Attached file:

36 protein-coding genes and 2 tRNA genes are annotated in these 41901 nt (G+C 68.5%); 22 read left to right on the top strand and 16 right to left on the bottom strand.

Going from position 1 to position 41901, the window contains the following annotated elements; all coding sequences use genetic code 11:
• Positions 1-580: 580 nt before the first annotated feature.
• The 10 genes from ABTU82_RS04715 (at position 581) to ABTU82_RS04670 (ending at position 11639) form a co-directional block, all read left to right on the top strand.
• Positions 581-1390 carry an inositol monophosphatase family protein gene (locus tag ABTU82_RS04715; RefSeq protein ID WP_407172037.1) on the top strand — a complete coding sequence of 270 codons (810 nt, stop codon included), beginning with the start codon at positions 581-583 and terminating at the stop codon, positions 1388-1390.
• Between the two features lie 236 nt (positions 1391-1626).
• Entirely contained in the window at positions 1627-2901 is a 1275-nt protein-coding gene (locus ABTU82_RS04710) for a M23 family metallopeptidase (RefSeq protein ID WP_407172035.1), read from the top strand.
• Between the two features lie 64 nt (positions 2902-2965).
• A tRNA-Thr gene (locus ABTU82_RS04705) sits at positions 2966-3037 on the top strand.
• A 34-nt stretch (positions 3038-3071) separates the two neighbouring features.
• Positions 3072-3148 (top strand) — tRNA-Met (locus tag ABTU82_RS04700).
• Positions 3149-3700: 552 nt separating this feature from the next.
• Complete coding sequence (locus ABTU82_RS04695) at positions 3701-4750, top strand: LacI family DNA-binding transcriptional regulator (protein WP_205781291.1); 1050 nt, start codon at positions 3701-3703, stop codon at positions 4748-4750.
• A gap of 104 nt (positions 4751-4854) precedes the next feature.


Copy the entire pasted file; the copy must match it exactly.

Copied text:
36 protein-coding genes and 2 tRNA genes are annotated in these 41901 nt (G+C 68.5%); 22 read left to right on the top strand and 16 right to left on the bottom strand.

Going from position 1 to position 41901, the window contains the following annotated elements; all coding sequences use genetic code 11:
• Positions 1-580: 580 nt before the first annotated feature.
• The 10 genes from ABTU82_RS04715 (at position 581) to ABTU82_RS04670 (ending at position 11639) form a co-directional block, all read left to right on the top strand.
• Positions 581-1390 carry an inositol monophosphatase family protein gene (locus tag ABTU82_RS04715; RefSeq protein ID WP_407172037.1) on the top strand — a complete coding sequence of 270 codons (810 nt, stop codon included), beginning with the start codon at positions 581-583 and terminating at the stop codon, positions 1388-1390.
• Between the two features lie 236 nt (positions 1391-1626).
• Entirely contained in the window at positions 1627-2901 is a 1275-nt protein-coding gene (locus ABTU82_RS04710) for a M23 family metallopeptidase (RefSeq protein ID WP_407172035.1), read from the top strand.
• Between the two features lie 64 nt (positions 2902-2965).
• A tRNA-Thr gene (locus ABTU82_RS04705) sits at positions 2966-3037 on the top strand.
• A 34-nt stretch (positions 3038-3071) separates the two neighbouring features.
• Positions 3072-3148 (top strand) — tRNA-Met (locus tag ABTU82_RS04700).
• Positions 3149-3700: 552 nt separating this feature from the next.
• Complete coding sequence (locus ABTU82_RS04695) at positions 3701-4750, top strand: LacI family DNA-binding transcriptional regulator (protein WP_205781291.1); 1050 nt, start codon at positions 3701-3703, stop codon at positions 4748-4750.
• A gap of 104 nt (positions 4751-4854) precedes the next feature.